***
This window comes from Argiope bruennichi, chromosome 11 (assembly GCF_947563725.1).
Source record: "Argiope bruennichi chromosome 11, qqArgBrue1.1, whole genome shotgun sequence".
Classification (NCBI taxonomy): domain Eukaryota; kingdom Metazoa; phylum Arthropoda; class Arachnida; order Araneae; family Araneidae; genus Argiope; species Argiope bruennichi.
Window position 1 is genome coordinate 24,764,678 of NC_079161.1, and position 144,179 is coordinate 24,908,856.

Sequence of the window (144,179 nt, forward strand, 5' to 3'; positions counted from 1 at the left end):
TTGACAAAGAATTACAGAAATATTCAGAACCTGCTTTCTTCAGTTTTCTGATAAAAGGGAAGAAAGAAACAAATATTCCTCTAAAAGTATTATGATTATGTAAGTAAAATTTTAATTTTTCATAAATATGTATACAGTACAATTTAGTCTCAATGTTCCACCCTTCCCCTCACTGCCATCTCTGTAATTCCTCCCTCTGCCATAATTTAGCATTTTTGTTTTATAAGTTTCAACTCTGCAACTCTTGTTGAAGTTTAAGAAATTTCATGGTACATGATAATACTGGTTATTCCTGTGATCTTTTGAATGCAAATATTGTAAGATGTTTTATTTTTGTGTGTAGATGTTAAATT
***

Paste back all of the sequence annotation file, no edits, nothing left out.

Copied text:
This window comes from Argiope bruennichi, chromosome 11 (assembly GCF_947563725.1).
Source record: "Argiope bruennichi chromosome 11, qqArgBrue1.1, whole genome shotgun sequence".
Classification (NCBI taxonomy): domain Eukaryota; kingdom Metazoa; phylum Arthropoda; class Arachnida; order Araneae; family Araneidae; genus Argiope; species Argiope bruennichi.
Window position 1 is genome coordinate 24,764,678 of NC_079161.1, and position 144,179 is coordinate 24,908,856.

Sequence of the window (144,179 nt, forward strand, 5' to 3'; positions counted from 1 at the left end):
TTGACAAAGAATTACAGAAATATTCAGAACCTGCTTTCTTCAGTTTTCTGATAAAAGGGAAGAAAGAAACAAATATTCCTCTAAAAGTATTATGATTATGTAAGTAAAATTTTAATTTTTCATAAATATGTATACAGTACAATTTAGTCTCAATGTTCCACCCTTCCCCTCACTGCCATCTCTGTAATTCCTCCCTCTGCCATAATTTAGCATTTTTGTTTTATAAGTTTCAACTCTGCAACTCTTGTTGAAGTTTAAGAAATTTCATGGTACATGATAATACTGGTTATTCCTGTGATCTTTTGAATGCAAATATTGTAAGATGTTTTATTTTTGTGTGTAGATGTTAAATT